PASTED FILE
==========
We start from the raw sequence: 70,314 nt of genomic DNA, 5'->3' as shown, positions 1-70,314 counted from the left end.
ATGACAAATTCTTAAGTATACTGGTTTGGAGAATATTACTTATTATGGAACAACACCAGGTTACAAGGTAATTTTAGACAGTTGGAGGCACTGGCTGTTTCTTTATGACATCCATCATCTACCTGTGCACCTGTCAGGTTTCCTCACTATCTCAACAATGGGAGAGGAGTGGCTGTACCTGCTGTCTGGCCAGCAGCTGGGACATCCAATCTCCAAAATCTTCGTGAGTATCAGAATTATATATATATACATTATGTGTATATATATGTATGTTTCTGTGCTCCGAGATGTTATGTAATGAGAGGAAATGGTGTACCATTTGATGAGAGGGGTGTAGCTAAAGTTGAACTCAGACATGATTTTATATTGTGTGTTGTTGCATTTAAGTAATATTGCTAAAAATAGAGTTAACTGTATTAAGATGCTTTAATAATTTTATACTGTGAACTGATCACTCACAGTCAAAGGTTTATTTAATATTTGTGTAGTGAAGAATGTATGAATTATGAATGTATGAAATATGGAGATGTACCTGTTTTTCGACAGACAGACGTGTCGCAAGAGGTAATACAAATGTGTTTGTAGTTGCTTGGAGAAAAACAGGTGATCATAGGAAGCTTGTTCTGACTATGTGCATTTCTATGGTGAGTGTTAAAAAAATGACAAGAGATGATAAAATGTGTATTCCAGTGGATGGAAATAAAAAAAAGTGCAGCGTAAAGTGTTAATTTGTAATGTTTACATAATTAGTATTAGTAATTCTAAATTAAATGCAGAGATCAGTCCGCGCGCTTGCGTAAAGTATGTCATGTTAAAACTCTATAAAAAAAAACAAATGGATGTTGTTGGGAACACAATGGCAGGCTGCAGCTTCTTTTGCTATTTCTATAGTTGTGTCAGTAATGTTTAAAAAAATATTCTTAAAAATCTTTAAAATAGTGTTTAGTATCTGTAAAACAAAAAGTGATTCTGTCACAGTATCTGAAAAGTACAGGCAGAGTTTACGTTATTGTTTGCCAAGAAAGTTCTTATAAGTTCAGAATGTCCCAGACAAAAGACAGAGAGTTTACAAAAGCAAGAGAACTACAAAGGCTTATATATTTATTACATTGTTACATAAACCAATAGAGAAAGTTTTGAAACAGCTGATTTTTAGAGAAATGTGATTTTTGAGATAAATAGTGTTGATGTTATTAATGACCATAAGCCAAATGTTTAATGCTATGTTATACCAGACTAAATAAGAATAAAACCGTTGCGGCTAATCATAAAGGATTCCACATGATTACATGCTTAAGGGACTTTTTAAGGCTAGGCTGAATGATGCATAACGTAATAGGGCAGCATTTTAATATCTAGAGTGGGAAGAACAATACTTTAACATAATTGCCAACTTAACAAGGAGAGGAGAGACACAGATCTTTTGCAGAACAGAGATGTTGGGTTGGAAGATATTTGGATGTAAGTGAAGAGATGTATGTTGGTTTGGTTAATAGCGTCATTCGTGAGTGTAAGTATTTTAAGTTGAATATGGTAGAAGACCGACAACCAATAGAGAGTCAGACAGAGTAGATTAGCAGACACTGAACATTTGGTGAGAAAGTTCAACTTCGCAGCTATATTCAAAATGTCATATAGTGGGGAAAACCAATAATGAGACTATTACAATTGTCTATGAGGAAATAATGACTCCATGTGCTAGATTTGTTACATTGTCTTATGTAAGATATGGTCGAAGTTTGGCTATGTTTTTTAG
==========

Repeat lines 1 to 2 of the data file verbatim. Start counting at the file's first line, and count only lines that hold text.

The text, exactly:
We start from the raw sequence: 70,314 nt of genomic DNA, 5'->3' as shown, positions 1-70,314 counted from the left end.
ATGACAAATTCTTAAGTATACTGGTTTGGAGAATATTACTTATTATGGAACAACACCAGGTTACAAGGTAATTTTAGACAGTTGGAGGCACTGGCTGTTTCTTTATGACATCCATCATCTACCTGTGCACCTGTCAGGTTTCCTCACTATCTCAACAATGGGAGAGGAGTGGCTGTACCTGCTGTCTGGCCAGCAGCTGGGACATCCAATCTCCAAAATCTTCGTGAGTATCAGAATTATATATATATACATTATGTGTATATATATGTATGTTTCTGTGCTCCGAGATGTTATGTAATGAGAGGAAATGGTGTACCATTTGATGAGAGGGGTGTAGCTAAAGTTGAACTCAGACATGATTTTATATTGTGTGTTGTTGCATTTAAGTAATATTGCTAAAAATAGAGTTAACTGTATTAAGATGCTTTAATAATTTTATACTGTGAACTGATCACTCACAGTCAAAGGTTTATTTAATATTTGTGTAGTGAAGAATGTATGAATTATGAATGTATGAAATATGGAGATGTACCTGTTTTTCGACAGACAGACGTGTCGCAAGAGGTAATACAAATGTGTTTGTAGTTGCTTGGAGAAAAACAGGTGATCATAGGAAGCTTGTTCTGACTATGTGCATTTCTATGGTGAGTGTTAAAAAAATGACAAGAGATGATAAAATGTGTATTCCAGTGGATGGAAATAAAAAAAAGTGCAGCGTAAAGTGTTAATTTGTAATGTTTACATAATTAGTATTAGTAATTCTAAATTAAATGCAGAGATCAGTCCGCGCGCTTGCGTAAAGTATGTCATGTTAAAACTCTATAAAAAAAAACAAATGGATGTTGTTGGGAACACAATGGCAGGCTGCAGCTTCTTTTGCTATTTCTATAGTTGTGTCAGTAATGTTTAAAAAAATATTCTTAAAAATCTTTAAAATAGTGTTTAGTATCTGTAAAACAAAAAGTGATTCTGTCACAGTATCTGAAAAGTACAGGCAGAGTTTACGTTATTGTTTGCCAAGAAAGTTCTTATAAGTTCAGAATGTCCCAGACAAAAGACAGAGAGTTTACAAAAGCAAGAGAACTACAAAGGCTTATATATTTATTACATTGTTACATAAACCAATAGAGAAAGTTTTGAAACAGCTGATTTTTAGAGAAATGTGATTTTTGAGATAAATAGTGTTGATGTTATTAATGACCATAAGCCAAATGTTTAATGCTATGTTATACCAGACTAAATAAGAATAAAACCGTTGCGGCTAATCATAAAGGATTCCACATGATTACATGCTTAAGGGACTTTTTAAGGCTAGGCTGAATGATGCATAACGTAATAGGGCAGCATTTTAATATCTAGAGTGGGAAGAACAATACTTTAACATAATTGCCAACTTAACAAGGAGAGGAGAGACACAGATCTTTTGCAGAACAGAGATGTTGGGTTGGAAGATATTTGGATGTAAGTGAAGAGATGTATGTTGGTTTGGTTAATAGCGTCATTCGTGAGTGTAAGTATTTTAAGTTGAATATGGTAGAAGACCGACAACCAATAGAGAGTCAGACAGAGTAGATTAGCAGACACTGAACATTTGGTGAGAAAGTTCAACTTCGCAGCTATATTCAAAATGTCATATAGTGGGGAAAACCAATAATGAGACTATTACAATTGTCTATGAGGAAATAATGACTCCATGTGCTAGATTTGTTACATTGTCTTATGTAAGATATGGTCGAAGTTTGGCTATGTTTTTTAG